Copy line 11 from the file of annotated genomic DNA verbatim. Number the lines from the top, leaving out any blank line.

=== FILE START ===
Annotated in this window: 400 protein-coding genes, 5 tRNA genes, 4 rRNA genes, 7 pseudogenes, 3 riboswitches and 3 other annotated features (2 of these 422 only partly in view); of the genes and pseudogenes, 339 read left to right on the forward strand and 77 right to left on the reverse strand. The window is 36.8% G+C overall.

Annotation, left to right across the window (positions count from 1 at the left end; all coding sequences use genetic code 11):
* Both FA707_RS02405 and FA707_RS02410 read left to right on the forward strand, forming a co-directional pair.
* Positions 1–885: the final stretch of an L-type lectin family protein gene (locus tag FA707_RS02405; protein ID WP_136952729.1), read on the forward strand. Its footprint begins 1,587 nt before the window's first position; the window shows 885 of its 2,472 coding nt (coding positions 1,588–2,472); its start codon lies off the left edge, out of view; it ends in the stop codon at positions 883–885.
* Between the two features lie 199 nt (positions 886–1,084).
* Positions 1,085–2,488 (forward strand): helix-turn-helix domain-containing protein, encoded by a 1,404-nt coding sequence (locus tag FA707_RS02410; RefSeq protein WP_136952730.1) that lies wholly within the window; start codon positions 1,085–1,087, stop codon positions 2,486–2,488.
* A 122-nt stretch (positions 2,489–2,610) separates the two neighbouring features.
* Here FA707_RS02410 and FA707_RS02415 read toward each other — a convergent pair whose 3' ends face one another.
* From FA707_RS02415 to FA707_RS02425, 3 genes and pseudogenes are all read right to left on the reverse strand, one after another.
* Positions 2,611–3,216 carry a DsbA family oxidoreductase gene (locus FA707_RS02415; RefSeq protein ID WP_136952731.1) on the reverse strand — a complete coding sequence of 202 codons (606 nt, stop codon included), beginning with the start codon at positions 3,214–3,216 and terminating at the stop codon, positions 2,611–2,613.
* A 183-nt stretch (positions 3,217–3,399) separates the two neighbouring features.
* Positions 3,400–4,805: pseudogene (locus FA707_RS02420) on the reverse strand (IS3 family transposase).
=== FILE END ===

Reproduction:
* A 183-nt stretch (positions 3,217–3,399) separates the two neighbouring features.